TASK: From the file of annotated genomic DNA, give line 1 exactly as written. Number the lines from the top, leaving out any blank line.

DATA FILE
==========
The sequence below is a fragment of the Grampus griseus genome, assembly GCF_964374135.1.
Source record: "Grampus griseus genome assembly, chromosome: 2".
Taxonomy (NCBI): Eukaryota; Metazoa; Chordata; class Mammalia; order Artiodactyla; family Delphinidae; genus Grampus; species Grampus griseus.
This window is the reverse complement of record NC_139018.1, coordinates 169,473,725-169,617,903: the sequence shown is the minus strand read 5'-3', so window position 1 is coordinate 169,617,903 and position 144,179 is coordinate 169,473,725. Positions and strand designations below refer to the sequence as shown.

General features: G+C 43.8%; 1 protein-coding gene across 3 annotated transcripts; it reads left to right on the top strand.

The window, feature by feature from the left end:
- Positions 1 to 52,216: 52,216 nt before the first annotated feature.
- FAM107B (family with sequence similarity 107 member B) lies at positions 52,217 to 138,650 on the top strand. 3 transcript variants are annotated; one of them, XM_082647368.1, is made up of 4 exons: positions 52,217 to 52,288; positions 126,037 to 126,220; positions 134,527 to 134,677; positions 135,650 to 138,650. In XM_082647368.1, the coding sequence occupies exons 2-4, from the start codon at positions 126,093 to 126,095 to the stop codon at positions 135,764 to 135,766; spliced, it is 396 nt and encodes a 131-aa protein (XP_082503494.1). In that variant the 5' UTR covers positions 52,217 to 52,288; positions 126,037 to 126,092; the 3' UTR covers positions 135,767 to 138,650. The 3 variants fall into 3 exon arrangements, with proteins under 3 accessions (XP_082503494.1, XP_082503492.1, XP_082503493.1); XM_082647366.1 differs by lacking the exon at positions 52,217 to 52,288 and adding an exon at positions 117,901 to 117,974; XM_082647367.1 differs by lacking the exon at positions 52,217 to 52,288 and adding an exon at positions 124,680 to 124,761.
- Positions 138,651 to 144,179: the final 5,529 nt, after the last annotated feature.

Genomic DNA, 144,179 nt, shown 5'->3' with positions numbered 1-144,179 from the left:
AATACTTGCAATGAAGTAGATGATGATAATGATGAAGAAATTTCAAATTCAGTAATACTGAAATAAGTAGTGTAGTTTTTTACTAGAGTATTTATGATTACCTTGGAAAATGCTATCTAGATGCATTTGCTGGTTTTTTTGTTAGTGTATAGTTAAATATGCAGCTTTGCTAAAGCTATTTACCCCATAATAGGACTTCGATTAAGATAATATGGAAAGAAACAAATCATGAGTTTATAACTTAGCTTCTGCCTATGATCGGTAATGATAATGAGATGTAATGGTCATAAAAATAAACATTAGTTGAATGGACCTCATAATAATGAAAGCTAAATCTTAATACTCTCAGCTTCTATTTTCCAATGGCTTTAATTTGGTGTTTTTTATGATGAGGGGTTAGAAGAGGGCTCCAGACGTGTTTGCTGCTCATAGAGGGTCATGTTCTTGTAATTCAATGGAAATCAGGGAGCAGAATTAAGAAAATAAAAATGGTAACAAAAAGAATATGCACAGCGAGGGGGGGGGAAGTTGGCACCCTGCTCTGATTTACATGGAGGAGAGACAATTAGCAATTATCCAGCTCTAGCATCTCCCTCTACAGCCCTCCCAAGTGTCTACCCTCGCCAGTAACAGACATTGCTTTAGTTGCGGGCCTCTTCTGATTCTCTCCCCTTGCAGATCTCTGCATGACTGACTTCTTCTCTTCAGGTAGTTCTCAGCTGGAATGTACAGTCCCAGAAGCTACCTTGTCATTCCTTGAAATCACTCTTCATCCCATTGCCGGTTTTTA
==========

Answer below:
The sequence below is a fragment of the Grampus griseus genome, assembly GCF_964374135.1.